Women and Power Review

    Women and Power (2017) challenges the long-standing association between power and masculinity, exploring how women have been marginalized throughout history. Here's why this book is worth reading:

    • It presents a fascinating analysis of ancient myths, shedding light on how they have shaped our perception of power dynamics.
    • By examining the silencing of women's voices in both politics and literature, Beard highlights the systemic obstacles women have faced for centuries.
    • The book's thought-provoking insights on gender, power, and society spark deep reflection and offer a fresh perspective on inequalities that persist today.

    Who should read Women and Power?

    • History buffs
    • People interested in feminism
    • People looking for context to current discussions about sexual harassment, abuse of power and the #MeToo movement

    About the Author

    Mary Beard is a professor of classics at the University of Cambridge, a fellow of Newnham College and the British Academy as well as a member of the American Academy of Arts and Sciences. She has been classics editor of the Times Literary Supplement since 1992. She has hosted numerous television programs on the classical world including Civilizations and Julius Caesar Revealed and published best-sellers such as Pompeii and SPQR.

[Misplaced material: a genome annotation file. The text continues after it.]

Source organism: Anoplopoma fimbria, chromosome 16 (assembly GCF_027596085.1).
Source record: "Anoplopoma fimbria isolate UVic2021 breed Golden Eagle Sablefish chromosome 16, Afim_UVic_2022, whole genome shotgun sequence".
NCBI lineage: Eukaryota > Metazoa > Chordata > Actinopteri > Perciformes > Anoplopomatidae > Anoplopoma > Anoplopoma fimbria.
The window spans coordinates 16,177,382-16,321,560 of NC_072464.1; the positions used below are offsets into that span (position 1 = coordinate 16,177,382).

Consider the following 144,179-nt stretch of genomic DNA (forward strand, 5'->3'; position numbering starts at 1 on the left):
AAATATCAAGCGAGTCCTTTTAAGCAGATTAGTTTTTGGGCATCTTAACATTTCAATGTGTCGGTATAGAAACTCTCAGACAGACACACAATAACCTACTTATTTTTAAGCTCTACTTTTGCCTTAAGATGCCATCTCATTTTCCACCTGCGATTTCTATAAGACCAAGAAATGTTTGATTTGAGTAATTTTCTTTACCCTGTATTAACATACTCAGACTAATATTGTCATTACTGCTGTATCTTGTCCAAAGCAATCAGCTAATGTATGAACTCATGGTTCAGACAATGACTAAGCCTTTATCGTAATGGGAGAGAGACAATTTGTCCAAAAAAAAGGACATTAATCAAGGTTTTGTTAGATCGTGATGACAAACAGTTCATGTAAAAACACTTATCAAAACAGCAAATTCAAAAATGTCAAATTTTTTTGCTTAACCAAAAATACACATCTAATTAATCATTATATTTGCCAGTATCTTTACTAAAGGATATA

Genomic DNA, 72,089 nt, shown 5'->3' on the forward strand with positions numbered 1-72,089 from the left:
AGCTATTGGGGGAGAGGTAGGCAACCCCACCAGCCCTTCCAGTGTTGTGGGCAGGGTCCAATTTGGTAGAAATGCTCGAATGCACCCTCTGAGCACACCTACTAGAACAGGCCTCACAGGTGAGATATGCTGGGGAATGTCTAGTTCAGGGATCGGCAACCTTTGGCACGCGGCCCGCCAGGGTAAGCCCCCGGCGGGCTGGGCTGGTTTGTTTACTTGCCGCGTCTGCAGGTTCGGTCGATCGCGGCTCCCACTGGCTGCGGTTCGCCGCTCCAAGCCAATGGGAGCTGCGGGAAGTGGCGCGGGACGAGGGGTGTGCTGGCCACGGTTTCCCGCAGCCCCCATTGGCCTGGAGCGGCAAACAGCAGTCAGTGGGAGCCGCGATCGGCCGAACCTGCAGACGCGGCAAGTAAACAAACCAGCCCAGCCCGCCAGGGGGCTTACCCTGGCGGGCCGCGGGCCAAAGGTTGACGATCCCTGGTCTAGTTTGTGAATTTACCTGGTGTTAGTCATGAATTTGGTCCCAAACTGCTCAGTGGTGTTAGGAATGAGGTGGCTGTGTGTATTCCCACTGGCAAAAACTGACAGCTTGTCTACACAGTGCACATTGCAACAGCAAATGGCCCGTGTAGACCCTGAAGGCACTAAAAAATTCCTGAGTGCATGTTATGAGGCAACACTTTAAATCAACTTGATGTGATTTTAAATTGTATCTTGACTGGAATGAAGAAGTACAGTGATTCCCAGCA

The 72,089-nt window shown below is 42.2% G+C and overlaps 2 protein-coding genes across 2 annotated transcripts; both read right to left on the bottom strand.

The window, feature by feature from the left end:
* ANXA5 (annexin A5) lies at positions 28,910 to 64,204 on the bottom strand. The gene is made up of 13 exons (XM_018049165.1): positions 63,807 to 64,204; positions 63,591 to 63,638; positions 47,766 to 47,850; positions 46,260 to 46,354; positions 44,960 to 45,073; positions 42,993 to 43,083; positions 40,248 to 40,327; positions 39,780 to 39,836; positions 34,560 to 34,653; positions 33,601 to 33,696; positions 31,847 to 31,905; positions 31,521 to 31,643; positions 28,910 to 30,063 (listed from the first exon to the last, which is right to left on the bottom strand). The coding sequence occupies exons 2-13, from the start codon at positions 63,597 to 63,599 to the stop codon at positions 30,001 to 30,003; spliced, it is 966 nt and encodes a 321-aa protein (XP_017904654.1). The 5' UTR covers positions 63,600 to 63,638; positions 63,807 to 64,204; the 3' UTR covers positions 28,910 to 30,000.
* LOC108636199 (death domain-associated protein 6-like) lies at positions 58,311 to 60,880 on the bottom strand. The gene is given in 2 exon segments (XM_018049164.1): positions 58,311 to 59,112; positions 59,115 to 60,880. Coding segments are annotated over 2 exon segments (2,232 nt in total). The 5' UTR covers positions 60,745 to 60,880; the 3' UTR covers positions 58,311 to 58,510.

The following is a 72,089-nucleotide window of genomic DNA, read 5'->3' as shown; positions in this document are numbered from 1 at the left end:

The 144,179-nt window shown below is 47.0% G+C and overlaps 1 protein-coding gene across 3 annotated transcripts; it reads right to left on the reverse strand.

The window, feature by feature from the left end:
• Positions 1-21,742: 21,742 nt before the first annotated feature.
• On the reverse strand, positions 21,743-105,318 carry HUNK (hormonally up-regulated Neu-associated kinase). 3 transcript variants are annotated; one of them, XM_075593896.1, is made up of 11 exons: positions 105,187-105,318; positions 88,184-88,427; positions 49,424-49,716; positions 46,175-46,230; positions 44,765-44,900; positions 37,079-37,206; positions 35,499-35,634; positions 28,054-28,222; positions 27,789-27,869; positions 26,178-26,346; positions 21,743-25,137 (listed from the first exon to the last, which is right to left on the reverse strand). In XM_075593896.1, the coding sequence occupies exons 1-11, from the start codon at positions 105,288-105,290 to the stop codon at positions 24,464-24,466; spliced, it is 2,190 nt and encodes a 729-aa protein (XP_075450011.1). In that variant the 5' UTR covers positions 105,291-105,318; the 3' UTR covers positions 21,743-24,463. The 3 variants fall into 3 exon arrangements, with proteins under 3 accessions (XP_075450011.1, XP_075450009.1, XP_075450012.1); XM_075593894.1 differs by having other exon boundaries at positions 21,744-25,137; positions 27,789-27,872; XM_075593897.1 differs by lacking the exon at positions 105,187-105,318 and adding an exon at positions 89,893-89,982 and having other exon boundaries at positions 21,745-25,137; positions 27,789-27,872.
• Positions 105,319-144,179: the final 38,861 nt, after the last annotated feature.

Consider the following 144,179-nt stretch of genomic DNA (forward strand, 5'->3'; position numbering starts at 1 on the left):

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    Women and Power FAQs 

    What is the main message of Women and Power?

    The main message of Women and Power is the examination of women's exclusion from power and how it has been perpetuated throughout history.

    How long does it take to read Women and Power?

    The reading time for Women and Power varies depending on the reader. However, the Blinkist summary can be read in just 15 minutes.

    Is Women and Power a good book? Is it worth reading?

    Women and Power is a worthwhile read for those interested in understanding the historical context of women's exclusion from power.

    Who is the author of Women and Power?

    The author of Women and Power is Mary Beard.

    How many chapters are in Women and Power?

    There are no chapters in Women and Power.

    How many pages are in Women and Power?

    Women and Power contains 128 pages.

    When was Women and Power published?

    Women and Power was published in 2017.

    What to read after Women and Power?

    If you're wondering what to read next after Women and Power, here are some recommendations we suggest:
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    • Hagakure by Yamamoto Tsunetomo & Alexander Bennett
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    • Surrounded by Idiots by Thomas Erikson
    • You Are a Badass at Making Money by Jen Sincero
    • The 4-Hour Workweek by Tim Ferriss
    • How You Say It by Katherine D. Kinzler
    • The Anxious Generation by Jonathan Haidt